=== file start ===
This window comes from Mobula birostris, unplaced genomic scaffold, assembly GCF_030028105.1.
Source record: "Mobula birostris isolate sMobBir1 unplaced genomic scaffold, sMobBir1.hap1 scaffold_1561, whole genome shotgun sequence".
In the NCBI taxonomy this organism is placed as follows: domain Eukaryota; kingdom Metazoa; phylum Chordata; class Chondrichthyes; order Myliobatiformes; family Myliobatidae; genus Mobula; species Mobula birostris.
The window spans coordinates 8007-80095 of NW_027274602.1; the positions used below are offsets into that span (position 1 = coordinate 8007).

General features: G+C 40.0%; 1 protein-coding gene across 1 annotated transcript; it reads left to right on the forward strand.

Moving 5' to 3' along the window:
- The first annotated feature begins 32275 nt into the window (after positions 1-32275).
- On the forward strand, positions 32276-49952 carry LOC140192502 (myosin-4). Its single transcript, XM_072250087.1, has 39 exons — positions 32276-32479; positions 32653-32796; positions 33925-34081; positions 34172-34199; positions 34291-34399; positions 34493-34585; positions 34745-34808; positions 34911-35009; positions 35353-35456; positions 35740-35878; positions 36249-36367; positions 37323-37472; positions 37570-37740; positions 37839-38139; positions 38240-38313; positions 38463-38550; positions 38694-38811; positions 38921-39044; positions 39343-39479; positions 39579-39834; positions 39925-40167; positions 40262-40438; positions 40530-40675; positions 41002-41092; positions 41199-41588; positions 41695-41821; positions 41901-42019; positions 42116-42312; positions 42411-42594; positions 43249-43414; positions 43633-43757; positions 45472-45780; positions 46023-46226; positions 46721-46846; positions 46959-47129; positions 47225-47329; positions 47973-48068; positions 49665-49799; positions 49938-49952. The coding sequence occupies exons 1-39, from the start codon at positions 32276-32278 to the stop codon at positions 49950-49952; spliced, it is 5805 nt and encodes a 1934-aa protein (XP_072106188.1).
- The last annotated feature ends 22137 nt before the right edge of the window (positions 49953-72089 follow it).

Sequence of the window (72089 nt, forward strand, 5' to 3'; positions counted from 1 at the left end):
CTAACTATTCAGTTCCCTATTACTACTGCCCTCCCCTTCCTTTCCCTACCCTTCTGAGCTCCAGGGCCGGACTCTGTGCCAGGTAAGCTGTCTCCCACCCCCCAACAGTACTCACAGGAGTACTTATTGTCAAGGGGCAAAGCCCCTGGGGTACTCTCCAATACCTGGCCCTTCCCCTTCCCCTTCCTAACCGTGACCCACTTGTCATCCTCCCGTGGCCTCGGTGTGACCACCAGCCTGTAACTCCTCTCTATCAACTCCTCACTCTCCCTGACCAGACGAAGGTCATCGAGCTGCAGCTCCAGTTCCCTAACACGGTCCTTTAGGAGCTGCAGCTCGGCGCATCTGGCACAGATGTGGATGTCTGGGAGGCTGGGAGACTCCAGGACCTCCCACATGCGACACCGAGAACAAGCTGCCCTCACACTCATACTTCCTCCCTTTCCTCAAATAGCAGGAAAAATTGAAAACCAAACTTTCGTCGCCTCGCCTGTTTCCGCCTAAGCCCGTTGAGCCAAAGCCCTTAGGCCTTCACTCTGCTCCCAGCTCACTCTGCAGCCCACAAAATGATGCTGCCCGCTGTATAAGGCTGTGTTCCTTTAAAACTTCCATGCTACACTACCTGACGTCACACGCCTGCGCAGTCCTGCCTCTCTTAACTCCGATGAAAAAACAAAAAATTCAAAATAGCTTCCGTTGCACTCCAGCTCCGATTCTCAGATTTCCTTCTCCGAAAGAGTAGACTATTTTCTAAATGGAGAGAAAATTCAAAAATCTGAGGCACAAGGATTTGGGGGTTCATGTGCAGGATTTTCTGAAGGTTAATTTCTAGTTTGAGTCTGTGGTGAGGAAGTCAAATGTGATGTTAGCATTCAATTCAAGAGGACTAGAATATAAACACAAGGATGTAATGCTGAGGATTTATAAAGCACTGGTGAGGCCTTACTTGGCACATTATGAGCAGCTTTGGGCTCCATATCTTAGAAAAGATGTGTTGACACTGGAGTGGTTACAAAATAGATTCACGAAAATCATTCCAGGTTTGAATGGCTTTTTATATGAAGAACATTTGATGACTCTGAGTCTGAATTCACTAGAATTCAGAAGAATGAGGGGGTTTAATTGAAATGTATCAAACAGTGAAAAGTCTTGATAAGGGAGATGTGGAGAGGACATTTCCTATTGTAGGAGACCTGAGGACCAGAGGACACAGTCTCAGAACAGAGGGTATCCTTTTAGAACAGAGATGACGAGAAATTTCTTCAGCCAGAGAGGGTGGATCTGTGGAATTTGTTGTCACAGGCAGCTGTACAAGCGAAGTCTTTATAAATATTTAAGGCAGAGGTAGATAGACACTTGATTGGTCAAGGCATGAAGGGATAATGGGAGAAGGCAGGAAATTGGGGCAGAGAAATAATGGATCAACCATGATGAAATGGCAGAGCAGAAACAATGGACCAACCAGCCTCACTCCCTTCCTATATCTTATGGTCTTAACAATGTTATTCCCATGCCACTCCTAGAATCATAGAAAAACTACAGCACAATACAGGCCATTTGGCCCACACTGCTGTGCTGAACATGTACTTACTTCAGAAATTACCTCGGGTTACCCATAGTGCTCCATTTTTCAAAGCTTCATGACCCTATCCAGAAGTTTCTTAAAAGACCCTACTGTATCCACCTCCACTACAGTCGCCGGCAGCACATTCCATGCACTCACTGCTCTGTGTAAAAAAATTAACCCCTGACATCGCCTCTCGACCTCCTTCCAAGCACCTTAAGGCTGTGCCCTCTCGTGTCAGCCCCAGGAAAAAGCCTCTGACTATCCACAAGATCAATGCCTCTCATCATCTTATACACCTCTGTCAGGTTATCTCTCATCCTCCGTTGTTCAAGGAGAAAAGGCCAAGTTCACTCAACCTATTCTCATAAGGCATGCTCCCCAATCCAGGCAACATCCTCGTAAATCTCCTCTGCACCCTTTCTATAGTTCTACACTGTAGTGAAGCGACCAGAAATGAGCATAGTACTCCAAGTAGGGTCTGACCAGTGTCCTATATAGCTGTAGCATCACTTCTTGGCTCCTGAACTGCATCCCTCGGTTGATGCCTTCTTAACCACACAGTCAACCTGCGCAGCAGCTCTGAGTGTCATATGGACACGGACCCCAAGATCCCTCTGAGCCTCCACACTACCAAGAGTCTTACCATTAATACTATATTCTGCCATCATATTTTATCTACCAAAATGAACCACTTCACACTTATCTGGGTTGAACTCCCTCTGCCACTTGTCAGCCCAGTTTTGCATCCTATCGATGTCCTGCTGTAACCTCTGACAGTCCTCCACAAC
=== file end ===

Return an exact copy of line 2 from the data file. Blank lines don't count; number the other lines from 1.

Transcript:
Source record: "Mobula birostris isolate sMobBir1 unplaced genomic scaffold, sMobBir1.hap1 scaffold_1561, whole genome shotgun sequence".